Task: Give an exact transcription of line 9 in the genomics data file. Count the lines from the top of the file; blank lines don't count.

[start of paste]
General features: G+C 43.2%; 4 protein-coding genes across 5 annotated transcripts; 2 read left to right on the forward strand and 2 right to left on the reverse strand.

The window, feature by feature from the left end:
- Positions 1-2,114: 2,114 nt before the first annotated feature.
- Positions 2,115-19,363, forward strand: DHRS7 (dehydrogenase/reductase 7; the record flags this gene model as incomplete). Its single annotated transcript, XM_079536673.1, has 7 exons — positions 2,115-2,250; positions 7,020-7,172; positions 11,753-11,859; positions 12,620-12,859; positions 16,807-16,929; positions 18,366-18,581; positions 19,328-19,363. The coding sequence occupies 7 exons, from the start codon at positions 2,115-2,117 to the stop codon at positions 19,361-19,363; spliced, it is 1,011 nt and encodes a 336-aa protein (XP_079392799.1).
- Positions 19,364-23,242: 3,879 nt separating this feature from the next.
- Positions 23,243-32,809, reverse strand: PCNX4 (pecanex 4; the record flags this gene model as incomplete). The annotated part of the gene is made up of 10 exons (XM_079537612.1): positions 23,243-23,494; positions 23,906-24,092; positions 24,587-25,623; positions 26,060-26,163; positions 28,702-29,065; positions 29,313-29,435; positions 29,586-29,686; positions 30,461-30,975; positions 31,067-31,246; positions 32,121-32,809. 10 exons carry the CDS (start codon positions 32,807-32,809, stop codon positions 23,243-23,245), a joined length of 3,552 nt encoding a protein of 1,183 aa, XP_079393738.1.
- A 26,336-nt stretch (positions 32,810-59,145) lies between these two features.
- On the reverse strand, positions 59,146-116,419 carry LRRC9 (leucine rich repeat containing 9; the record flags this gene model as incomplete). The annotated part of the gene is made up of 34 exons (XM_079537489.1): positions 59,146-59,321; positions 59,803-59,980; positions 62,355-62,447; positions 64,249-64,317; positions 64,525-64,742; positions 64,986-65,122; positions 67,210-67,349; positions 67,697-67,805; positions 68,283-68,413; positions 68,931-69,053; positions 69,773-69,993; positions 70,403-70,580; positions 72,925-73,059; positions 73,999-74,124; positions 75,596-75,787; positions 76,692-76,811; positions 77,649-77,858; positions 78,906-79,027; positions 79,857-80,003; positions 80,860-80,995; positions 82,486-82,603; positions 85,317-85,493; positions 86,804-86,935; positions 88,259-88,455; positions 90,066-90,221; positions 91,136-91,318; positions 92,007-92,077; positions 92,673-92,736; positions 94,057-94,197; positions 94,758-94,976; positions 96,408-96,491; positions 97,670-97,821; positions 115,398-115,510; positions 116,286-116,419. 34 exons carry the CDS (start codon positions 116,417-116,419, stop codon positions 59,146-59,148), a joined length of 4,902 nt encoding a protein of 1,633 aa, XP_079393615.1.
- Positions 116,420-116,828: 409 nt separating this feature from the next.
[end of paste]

- Positions 116,420-116,828: 409 nt separating this feature from the next.